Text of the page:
How Fish Sauce Is Made: A Visit With a Fish Sauce Maker in Sa Chau, Vietnam

Maker Tour

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Who: Vu Thi Hoa and Vu Van Hai
What: Fish sauce
Where: Sa Chau, Vietnam

Vu Van Hai makes fish sauce in the yard of his house. Urns of finished sauce line up next to vats of aging fish, baskets for straining the liquid out of the fish, and ceramic bowls for separating out the good stuff. When it comes to fish sauce, it doesn’t get any more authentic than this.

Mr. Hai’s setup is common in Sa Chau, Vietnam. The small coastal town has a deep history of making fish sauce. I talked to the experts in Sa Chau to find out how they make their sauce, from fish to bottle, and all the mysterious steps in between.

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How It's Made

Fish sauce has two ingredients: fish and salt. The first and most important step is to choose the fish. Some makers go to the market to buy fish themselves, while others use an expert buyer to select the best quality fish. The fish should be fresh, clean, and about the same size. The best fish sauce is made of one type of fish, though some makers mix types depending on what’s freshly caught (and to cut costs). Thirty to forty tons of fish yields about 10,000 liters of fish sauce.

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After purchasing the fish, the next step is to ferment it with salt in a big vat. Each batch uses about 10,000 kilograms of fish and 15 kilograms of salt. The fish slowly breaks down over a process of about six months, and it's stirred every day. When the fish have broken down to a smoothie-like consistency, the solids will sink and the liquid will rise to the top. Then, it's ready for the next step.

The "fish smoothie" is then transferred to baskets lined with cloth. The liquid drips out into a tub underneath. If you've heard of fish sauce being "pressed," that’s not the traditional Vietnamese method – there’s no pressing here, just straining. The liquid that's extracted will go on to become fish sauce; the leftover fishy solids will be sold as pig food.

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    The liquid extraction gets transferred to shallow ceramic bowls and laid out in the sun. The heat of the sun evaporates some of the water out and leaves behind the fish sauce. A salty crust on the surfaces means this process, which takes anywhere from 5 days to 4 weeks depending on the weather, is done. This is the most labor-intensive part of the process in Sa Chau: water cannot get into the sauce, which means moving the ceramic dishes inside whenever it rains. April is particularly tough.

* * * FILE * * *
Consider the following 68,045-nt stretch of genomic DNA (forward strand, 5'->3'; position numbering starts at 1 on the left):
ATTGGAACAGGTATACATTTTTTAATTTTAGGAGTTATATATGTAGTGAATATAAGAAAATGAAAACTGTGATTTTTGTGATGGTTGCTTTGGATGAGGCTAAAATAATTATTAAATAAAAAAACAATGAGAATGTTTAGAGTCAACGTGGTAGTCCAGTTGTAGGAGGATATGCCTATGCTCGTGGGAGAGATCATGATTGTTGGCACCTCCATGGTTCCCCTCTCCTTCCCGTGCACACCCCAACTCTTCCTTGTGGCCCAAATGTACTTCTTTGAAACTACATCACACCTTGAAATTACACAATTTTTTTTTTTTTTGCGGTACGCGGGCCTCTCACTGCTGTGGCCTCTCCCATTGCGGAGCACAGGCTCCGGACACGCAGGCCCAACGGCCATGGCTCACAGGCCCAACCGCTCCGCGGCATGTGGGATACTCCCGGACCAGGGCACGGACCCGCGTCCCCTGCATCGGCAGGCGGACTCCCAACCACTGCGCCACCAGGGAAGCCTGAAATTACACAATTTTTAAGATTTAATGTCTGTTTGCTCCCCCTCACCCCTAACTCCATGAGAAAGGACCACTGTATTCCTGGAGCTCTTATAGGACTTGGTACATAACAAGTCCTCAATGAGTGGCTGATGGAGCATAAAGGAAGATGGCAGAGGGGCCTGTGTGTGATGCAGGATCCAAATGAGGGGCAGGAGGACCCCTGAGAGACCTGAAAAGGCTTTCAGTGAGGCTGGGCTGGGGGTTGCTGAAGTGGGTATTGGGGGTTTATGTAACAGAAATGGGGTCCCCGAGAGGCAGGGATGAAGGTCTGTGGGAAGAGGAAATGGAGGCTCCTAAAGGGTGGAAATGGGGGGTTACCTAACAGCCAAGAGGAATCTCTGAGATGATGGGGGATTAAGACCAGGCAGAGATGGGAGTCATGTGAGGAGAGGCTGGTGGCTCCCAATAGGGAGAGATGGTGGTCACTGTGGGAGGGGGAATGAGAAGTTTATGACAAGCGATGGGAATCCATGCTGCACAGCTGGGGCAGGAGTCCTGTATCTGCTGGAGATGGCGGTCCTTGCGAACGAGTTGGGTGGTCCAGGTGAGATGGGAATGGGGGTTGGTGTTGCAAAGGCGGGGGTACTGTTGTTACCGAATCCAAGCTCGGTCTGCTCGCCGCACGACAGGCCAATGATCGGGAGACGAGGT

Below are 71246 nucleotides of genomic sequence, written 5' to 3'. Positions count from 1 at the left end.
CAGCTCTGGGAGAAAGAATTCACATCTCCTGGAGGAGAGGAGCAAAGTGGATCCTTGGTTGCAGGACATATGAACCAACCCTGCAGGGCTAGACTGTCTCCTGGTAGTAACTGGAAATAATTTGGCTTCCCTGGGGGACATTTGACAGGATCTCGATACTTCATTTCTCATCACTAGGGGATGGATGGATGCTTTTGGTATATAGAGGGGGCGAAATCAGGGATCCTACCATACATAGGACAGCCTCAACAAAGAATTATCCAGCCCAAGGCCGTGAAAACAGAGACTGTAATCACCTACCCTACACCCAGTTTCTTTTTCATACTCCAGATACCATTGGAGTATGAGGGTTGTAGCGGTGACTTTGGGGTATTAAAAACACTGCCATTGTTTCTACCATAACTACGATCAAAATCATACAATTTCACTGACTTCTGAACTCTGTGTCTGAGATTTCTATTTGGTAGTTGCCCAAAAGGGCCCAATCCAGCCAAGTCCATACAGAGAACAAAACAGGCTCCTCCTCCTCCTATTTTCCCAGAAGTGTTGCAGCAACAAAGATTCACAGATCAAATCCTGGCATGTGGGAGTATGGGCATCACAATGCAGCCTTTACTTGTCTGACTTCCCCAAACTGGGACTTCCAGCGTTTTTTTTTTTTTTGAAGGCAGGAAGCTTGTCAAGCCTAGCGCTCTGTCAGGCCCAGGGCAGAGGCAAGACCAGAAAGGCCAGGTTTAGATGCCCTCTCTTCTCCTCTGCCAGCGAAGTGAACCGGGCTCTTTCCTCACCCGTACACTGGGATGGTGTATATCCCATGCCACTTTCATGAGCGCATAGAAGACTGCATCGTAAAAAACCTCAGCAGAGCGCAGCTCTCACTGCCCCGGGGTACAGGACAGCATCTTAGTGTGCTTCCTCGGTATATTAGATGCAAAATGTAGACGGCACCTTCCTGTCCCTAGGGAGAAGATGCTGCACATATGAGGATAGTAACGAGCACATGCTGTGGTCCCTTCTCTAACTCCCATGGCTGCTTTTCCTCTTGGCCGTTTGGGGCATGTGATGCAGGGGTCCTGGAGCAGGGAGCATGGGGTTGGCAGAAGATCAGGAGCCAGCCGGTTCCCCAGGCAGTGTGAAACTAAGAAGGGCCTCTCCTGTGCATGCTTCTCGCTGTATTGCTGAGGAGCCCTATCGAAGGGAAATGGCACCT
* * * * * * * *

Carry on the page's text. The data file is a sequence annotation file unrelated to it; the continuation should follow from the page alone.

After this the fish sauce moves to a ceramic urn or plastic barrel, where it ages for another month or two at least. It keeps up to three years, and the longer it sits, the lighter, sweeter, and less salty the flavor. The leftover solid chunks of salt can be re-used with a new batch of fish.

    The fish sauce is bottled straight out of the barrel or urn. In Sa Chau, most customers are local, so fish sauce is bottled and sold on site. One liter of fish sauce sells for about 60,000 dong, or about $3.00.

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This whole process takes 9 months to one year. Big companies cut corners to make fish sauce faster, but fish sauce from Sa Chau doesn’t have any additives. It’s not the prettiest process – and it’s definitely stinky! — but it creates a pungent, fishy, strong sauce that the area is known for. You can’t buy Sa Chau sauce outside of Vietnam yet, but if you visit Hanoi, you might be able to find a bottle at the market.

Mr. Hai told me that there are ways to cut the fishy smell of his sauce while keeping the same quality, but he doesn’t want to. That fishy smell, he says, is the spirit of Sa Chau.

Thanks, Mr. Hai, Mrs. Hoa, and translator Thu Duong, for your invaluable help!

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(Image credits: Lisa Pepin)

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